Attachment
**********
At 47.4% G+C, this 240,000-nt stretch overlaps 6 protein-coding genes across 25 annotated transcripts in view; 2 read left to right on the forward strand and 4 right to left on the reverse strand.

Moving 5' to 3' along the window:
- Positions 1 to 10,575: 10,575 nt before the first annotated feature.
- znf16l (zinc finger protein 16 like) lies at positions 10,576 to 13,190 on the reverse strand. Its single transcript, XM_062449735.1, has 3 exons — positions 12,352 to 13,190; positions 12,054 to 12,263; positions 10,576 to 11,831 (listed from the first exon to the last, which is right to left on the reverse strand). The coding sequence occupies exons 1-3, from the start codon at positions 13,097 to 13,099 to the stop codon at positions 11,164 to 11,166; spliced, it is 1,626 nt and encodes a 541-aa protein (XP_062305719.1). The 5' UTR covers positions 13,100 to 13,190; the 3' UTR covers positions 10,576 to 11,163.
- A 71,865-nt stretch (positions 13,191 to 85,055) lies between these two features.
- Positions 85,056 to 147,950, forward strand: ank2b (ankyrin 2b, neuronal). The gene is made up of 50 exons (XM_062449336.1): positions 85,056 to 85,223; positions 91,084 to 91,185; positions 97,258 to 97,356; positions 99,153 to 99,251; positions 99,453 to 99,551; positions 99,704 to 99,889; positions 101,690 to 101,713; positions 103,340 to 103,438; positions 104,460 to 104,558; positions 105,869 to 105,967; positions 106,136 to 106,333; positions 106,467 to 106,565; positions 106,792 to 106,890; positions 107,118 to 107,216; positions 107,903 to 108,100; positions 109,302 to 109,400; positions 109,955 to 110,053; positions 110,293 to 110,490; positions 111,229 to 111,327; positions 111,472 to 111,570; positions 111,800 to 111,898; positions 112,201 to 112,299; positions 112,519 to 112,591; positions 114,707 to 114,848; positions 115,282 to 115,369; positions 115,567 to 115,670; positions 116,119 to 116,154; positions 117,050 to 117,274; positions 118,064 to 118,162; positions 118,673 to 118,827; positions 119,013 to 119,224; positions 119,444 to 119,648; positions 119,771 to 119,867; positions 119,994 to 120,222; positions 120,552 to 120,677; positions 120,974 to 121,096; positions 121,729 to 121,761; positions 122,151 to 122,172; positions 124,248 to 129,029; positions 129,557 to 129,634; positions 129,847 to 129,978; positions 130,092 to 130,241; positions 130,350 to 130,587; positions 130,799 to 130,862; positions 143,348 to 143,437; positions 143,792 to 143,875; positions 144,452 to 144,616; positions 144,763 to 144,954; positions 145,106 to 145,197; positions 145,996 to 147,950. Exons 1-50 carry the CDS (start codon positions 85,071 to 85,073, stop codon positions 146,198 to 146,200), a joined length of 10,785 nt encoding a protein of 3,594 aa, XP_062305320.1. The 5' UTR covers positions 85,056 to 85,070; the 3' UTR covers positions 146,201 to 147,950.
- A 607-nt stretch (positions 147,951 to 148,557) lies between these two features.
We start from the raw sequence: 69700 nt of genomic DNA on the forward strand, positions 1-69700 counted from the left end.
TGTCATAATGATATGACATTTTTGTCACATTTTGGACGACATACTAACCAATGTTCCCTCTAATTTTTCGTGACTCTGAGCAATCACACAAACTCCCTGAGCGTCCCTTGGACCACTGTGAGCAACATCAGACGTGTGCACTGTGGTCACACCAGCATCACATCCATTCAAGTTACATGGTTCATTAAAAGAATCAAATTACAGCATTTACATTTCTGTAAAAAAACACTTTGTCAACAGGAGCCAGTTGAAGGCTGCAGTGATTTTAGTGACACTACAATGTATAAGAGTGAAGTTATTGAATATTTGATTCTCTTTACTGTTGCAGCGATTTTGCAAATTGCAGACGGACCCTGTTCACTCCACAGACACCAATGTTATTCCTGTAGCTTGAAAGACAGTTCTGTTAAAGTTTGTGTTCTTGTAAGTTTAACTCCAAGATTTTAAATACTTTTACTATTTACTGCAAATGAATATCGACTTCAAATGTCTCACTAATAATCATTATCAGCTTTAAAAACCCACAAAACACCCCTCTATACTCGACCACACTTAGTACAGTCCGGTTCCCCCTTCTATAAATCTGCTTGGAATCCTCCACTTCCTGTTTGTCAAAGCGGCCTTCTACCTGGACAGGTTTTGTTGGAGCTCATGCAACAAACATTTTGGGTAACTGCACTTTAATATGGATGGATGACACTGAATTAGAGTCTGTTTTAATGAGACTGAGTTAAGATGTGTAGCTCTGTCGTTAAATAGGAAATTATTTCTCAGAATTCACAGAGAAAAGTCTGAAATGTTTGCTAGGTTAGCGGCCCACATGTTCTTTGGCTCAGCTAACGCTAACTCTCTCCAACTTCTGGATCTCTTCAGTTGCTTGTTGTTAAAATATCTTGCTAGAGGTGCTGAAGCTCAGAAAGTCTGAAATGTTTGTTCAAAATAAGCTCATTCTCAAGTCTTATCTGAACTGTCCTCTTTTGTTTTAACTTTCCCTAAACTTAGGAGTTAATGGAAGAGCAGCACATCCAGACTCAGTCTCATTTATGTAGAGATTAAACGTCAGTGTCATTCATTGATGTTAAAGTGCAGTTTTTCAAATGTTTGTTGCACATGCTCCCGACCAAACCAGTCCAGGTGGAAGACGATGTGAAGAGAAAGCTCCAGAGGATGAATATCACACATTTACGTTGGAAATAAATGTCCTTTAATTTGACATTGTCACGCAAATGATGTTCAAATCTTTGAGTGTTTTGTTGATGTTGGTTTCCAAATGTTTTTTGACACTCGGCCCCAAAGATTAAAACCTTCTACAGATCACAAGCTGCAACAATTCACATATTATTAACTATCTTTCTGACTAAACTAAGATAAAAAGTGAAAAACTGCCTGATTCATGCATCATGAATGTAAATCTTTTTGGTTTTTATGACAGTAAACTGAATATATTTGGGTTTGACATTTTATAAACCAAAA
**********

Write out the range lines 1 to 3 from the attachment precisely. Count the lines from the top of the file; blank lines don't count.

At 47.4% G+C, this 240,000-nt stretch overlaps 6 protein-coding genes across 25 annotated transcripts in view; 2 read left to right on the forward strand and 4 right to left on the reverse strand.

Moving 5' to 3' along the window:
- Positions 1 to 10,575: 10,575 nt before the first annotated feature.